The Metamorphosis of Birdsvon Diana Rivas am 26 Mai, 2021 • 15:16
Catarina Vasconcelo’s film is presented as a visual sonata to revive her mother, her father’s mother and the mother of all mothers. I like to think of the film as a polyphonic diary in which we navigate to understand how the living deal with their dead. In her lyrical debut, we witness introspection and an attempt to fill in the gaps of a family’s memories.
The Portuguese filmmaker’s debut feature won the FIPRESCI award for best feature film in the new Berlin Encounters section, recognize it as an intimate film of an experimental nature, whose mourning is perceived in sequences of blossoming of flowers, colorfull birds‘ feathers and ancient acacias which invites us to the magic realism of cinema.
The story follows Triz, a woman with a passion for plants and birds, and Henrique, a marine officer, who have six children and a relationship through letters and recordings she sends him to the high seas. Jacinto, her firstborn, dreams of becoming a bird when he grows up, but his dream becomes meaningless when his mother dies. Catarina, Jacinto’s daughter, sees her grandmother as a tree and her children as its branches. Both share th pain of the loss of their mothers and together, they reinvent for themselves the meaning of home, life, death and family in the midst of their absences.
The face of Triz, the grandmother and central mother of the story, appears only three times, and her voice at the end. She is like a deity that has none non-believer, but who needs a miracle to make herself present. Through snippets, like pieces of a puzzle, a symbolic language and poetic narrative similar to a prayer or mantra emerges. When Triz dies, the curtain of her living room opens and we see how the plants have now taken over the house. It is like nature does not wait for an invitation, just as love does not stop after death.
During the 100 minutes, we perceive several layers of storytelling through patterns that intertwine the characters with the natural world and patterns that speak of political conflicts as well. Feminist exploration is addressed with ingenious images, such as that of a socket, which is female and with no other possibility to remain in the house her whole life, and that of a plug, which is male and can move freely, portraying femininity on a political and personal level. Henrique’s travels to Angola and other former Portuguese colonies also give us other clues when close-ups of vintage African stamps are shown. The themes are lightly connected with the Portuguese dictatorship of Salazar without being directly named.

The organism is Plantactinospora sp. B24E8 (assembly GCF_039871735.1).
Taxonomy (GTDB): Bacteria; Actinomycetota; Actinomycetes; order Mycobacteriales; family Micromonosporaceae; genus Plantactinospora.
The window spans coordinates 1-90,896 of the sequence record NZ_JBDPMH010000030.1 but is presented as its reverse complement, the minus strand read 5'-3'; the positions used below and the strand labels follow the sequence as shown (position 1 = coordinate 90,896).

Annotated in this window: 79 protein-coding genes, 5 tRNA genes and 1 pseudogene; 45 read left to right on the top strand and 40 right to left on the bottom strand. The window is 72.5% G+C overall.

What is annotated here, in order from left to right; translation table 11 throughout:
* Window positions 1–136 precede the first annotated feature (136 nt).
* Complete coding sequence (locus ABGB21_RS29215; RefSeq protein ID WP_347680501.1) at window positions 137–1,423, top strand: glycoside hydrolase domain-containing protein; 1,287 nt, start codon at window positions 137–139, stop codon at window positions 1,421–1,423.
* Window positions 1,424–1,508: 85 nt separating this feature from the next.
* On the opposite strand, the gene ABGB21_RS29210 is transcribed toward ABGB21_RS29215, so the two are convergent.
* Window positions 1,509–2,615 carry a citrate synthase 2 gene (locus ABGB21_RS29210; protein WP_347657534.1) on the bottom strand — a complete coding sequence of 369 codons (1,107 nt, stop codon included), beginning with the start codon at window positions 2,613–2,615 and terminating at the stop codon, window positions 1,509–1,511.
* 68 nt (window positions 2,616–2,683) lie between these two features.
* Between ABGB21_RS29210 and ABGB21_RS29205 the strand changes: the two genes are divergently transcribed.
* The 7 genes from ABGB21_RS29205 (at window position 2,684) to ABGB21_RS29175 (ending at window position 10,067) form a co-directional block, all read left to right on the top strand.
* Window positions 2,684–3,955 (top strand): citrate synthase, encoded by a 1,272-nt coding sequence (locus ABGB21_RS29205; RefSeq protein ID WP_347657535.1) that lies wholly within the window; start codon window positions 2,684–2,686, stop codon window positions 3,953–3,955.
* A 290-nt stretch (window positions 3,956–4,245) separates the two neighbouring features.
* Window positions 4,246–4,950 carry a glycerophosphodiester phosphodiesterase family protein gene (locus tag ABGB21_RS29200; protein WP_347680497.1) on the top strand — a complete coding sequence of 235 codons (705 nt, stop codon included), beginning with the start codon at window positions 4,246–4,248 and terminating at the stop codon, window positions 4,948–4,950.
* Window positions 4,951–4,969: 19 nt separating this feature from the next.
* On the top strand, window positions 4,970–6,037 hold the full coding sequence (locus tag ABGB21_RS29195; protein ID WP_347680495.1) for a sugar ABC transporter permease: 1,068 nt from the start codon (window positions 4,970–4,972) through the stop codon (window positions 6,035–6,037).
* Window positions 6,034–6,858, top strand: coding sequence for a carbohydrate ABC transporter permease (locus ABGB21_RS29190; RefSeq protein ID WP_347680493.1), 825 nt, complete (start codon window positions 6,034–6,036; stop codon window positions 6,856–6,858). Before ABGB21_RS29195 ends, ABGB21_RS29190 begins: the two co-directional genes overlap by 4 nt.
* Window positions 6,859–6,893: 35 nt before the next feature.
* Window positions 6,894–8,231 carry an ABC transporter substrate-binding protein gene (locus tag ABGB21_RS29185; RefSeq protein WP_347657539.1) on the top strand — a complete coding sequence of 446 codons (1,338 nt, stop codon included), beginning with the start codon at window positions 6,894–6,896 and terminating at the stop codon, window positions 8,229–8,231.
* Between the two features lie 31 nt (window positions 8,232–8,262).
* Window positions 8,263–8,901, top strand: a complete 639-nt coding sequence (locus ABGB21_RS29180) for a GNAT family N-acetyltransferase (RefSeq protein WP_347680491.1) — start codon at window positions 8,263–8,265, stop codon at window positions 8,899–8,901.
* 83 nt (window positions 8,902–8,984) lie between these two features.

The film, magnificently shot in 16mm and treated as an art installation, unfolds the first part through portraits and close-ups that, among exploded oranges, juicy pomegranates and gutted fishes, evoke Flemish and German still lifes straight out of museums. Between the art of Sorolla, Cranach the Elder, Bach sonatas and inserts from Moby Dick, the director offers abstractions seen as small statements, as in the half-real, half-unreal representations of the generational grieve. The reattachment of a leaf torn from a branch reminds us that, on a metaphorical level, we can control time, we can remake our reality, and „if when we cannot remember, we can always invent“ as the film strongly suggests.
This film reaches us like a seed that ends up germinating in various spaces within us. After all, in this family, mothers are trees, fathers are oceans and children are the birds that can fly through both as they molt their plumage and metamorphose their way through life.